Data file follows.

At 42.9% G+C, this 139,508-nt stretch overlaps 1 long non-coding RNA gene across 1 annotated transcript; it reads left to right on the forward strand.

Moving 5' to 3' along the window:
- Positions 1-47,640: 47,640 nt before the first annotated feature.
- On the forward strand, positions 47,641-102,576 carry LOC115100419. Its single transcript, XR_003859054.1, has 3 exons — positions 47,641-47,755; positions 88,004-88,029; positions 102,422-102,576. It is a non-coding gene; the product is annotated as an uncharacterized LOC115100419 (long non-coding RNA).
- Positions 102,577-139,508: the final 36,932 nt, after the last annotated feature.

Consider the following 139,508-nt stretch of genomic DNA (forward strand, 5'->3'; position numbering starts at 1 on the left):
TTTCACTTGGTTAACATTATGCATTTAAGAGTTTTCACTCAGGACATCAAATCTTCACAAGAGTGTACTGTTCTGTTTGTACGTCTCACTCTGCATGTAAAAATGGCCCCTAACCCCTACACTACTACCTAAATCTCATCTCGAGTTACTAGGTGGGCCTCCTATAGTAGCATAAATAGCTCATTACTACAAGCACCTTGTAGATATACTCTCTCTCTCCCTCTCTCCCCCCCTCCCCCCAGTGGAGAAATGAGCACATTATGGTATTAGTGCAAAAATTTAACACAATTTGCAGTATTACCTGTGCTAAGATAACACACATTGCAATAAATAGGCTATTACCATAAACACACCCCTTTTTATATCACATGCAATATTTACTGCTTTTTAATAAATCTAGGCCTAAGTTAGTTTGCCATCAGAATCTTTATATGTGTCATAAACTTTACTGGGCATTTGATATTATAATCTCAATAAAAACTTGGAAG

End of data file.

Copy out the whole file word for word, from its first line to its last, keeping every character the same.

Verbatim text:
At 42.9% G+C, this 139,508-nt stretch overlaps 1 long non-coding RNA gene across 1 annotated transcript; it reads left to right on the forward strand.

Moving 5' to 3' along the window:
- Positions 1-47,640: 47,640 nt before the first annotated feature.
- On the forward strand, positions 47,641-102,576 carry LOC115100419. Its single transcript, XR_003859054.1, has 3 exons — positions 47,641-47,755; positions 88,004-88,029; positions 102,422-102,576. It is a non-coding gene; the product is annotated as an uncharacterized LOC115100419 (long non-coding RNA).
- Positions 102,577-139,508: the final 36,932 nt, after the last annotated feature.

Consider the following 139,508-nt stretch of genomic DNA (forward strand, 5'->3'; position numbering starts at 1 on the left):
TTTCACTTGGTTAACATTATGCATTTAAGAGTTTTCACTCAGGACATCAAATCTTCACAAGAGTGTACTGTTCTGTTTGTACGTCTCACTCTGCATGTAAAAATGGCCCCTAACCCCTACACTACTACCTAAATCTCATCTCGAGTTACTAGGTGGGCCTCCTATAGTAGCATAAATAGCTCATTACTACAAGCACCTTGTAGATATACTCTCTCTCTCCCTCTCTCCCCCCCTCCCCCCAGTGGAGAAATGAGCACATTATGGTATTAGTGCAAAAATTTAACACAATTTGCAGTATTACCTGTGCTAAGATAACACACATTGCAATAAATAGGCTATTACCATAAACACACCCCTTTTTATATCACATGCAATATTTACTGCTTTTTAATAAATCTAGGCCTAAGTTAGTTTGCCATCAGAATCTTTATATGTGTCATAAACTTTACTGGGCATTTGATATTATAATCTCAATAAAAACTTGGAAG